Anodes | Zinc, Aluminium and Magnesium

Anodes | Zinc, Aluminium and Magnesium

Boat anodes are manufactured from 3 different types of metal - Zinc, Aluminium & Magnesium. These metals are chosen for their cathodic index and for their other properties that make them suitable. The metal chosen for your protection will depend on where the boat is situated and its area of use.

Zinc anodes - These anodes are mainly used in salt water however they can also be used in brackish water.

Aluminium anodes - Most commonly used in brackish water.

Magnesium anodes - Used in fresh water.

It is vital that you choose the correct type of boat anodes as if used in an environment outside that stated, the ability of the anode to work will almost certainly be compromised. If you are likely to use your boat in waters other than those for which the current fitted anodic protection is designed for more than a few days (2 weeks maximum), you should consider fitting the correct type of anode for the waters you are visiting.

Hanging anodes are also available which can be easily dropped into the water so you can be sure that the hull and stern gear on your boat is protected if you are likely to travel between water types.
Zinc and aluminium boat anodes, whilst in fresh water, will develop a white oxidisation, which will effectively prevent the anode from operating. Similarly, magnesium boat anodes are more reactive than zinc or aluminium and when used in salt or brackish waters will decay far more rapidly and often cause deposits on other protected surfaces.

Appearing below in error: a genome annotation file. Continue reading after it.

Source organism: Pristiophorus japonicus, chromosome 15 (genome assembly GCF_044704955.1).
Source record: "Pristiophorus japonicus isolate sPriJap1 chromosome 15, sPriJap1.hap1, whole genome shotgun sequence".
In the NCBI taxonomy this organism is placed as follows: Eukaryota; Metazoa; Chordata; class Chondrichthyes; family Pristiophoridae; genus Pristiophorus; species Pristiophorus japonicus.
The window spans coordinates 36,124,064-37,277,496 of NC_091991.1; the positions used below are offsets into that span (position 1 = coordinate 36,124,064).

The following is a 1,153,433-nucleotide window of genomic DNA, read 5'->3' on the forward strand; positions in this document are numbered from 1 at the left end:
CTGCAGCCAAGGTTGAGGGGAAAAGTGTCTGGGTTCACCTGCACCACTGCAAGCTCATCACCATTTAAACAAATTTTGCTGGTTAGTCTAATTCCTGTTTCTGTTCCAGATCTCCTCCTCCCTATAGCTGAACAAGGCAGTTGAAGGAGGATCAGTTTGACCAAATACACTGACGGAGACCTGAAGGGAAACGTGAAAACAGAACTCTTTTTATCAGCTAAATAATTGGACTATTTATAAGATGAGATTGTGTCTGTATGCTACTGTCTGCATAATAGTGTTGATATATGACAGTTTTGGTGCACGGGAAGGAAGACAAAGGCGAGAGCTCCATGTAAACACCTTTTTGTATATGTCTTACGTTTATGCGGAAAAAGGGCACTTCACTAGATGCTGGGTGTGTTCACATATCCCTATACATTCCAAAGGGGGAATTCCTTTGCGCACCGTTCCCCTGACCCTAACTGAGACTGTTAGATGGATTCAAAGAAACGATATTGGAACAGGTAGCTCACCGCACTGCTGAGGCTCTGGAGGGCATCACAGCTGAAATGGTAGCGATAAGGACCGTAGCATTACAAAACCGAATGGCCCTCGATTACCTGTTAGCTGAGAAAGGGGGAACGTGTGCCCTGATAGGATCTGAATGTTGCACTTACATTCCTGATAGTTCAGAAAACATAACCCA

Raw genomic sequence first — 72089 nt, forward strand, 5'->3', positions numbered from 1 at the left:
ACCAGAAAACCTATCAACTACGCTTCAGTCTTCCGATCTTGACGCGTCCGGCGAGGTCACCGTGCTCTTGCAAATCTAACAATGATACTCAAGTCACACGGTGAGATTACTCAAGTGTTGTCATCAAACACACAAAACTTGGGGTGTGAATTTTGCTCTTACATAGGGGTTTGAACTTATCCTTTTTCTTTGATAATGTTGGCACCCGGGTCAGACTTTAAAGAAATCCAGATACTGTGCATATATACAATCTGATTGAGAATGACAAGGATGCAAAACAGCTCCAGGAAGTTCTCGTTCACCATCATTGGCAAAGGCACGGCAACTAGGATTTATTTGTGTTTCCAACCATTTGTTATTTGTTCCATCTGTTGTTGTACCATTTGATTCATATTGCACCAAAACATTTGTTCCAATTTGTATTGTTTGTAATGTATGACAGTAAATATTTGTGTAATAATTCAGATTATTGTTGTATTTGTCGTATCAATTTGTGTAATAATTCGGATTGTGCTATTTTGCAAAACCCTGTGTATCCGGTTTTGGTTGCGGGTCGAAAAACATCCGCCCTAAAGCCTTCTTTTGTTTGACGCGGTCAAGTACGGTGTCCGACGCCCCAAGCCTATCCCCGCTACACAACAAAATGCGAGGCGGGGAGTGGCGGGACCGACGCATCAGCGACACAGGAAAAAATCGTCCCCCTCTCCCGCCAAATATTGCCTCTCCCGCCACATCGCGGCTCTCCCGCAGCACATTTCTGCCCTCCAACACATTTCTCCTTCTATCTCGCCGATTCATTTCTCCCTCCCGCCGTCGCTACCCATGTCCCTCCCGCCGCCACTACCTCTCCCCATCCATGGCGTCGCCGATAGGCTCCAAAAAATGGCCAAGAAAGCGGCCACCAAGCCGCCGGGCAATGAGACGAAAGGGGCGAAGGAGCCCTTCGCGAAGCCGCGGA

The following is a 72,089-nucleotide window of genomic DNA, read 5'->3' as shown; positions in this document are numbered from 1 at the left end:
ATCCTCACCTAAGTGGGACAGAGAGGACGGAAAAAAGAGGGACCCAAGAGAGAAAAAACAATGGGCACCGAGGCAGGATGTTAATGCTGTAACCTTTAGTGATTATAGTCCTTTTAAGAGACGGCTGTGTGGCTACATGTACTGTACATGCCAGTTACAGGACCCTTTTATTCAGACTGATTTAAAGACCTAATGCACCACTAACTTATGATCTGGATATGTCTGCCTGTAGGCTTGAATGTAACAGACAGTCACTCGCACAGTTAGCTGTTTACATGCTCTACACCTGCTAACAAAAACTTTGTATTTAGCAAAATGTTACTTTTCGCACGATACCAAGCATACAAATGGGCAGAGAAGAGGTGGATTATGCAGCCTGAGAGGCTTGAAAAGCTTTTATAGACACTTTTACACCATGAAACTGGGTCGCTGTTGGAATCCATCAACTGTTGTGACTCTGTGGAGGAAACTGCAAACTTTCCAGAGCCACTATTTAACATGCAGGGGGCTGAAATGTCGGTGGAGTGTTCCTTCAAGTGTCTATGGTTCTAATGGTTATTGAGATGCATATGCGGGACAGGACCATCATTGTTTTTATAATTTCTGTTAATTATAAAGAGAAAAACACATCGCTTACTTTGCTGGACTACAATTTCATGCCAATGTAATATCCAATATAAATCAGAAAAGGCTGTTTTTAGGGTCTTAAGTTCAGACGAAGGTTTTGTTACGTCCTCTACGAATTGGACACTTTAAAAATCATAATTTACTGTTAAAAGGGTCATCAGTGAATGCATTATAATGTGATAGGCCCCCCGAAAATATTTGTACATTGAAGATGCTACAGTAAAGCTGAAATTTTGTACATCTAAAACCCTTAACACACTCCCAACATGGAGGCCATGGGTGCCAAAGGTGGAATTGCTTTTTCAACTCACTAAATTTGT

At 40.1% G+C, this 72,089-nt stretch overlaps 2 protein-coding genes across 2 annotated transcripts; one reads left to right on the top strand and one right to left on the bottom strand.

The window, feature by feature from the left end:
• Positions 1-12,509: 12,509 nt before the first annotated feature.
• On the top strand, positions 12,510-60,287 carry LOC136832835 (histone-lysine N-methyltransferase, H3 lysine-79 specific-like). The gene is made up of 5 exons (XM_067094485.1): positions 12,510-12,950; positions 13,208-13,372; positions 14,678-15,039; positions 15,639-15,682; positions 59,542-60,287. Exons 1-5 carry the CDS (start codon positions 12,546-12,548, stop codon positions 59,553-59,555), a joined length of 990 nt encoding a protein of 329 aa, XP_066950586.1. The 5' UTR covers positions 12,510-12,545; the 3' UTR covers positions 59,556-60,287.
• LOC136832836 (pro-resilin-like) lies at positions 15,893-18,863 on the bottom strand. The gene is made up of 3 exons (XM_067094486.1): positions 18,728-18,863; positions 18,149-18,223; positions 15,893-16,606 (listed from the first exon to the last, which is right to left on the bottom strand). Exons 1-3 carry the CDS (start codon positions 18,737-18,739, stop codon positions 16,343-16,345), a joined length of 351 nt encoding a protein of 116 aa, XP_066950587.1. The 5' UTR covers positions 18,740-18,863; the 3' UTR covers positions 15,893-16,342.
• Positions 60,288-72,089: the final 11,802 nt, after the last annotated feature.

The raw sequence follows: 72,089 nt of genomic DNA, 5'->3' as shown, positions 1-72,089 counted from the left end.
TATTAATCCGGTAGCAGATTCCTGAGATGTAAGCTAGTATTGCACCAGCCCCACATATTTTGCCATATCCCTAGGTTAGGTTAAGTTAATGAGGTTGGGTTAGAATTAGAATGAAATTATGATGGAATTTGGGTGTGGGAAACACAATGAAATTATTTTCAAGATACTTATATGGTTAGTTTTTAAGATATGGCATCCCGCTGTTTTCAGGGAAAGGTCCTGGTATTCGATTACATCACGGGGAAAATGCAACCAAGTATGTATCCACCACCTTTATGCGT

Common Boat Anodes

Common Boat Anodes

Most craft are protected by a standard set of boat anodes - namely the ones you find on the shelf in most chandlers. The availability of such boat anodes is normally good and the range offers solutions to most manufacturers/owner's needs.

Many engine manufacturers have specifically designed anodes for their engines and drive systems, but in most cases these are common parts that can be ordered or are in stock. Certainly, the range of hull anodes has been well defined over the years and a variety of manufacturers produce very similar weight or design boat anodes, albeit with some offering more hydrodynamic shapes and better structure. They are all designed to fit or place their counterparts and they are generally compatible with each other - if you ensure you keep the same type of metal for the anode - using a mixture of, say, zinc and Aluminium anodes on a single boat would offer only a fraction of the required protection.

Boat anodes fall into one of the following categories:

Props or rudders- Propellers are normally protected using a collar. The collar is made in two pieces which fasten together around the shaft. Before fitting a prop anode, it is important that the shaft is clean. Outdrives and outboard props are usually protected using ring or prop nut anodes. Metal rudder are easily protected using disk anodes that bolt directly onto the metal. Rudder anodes have a shallow dome shape which makes them streamlined and minimises any drag.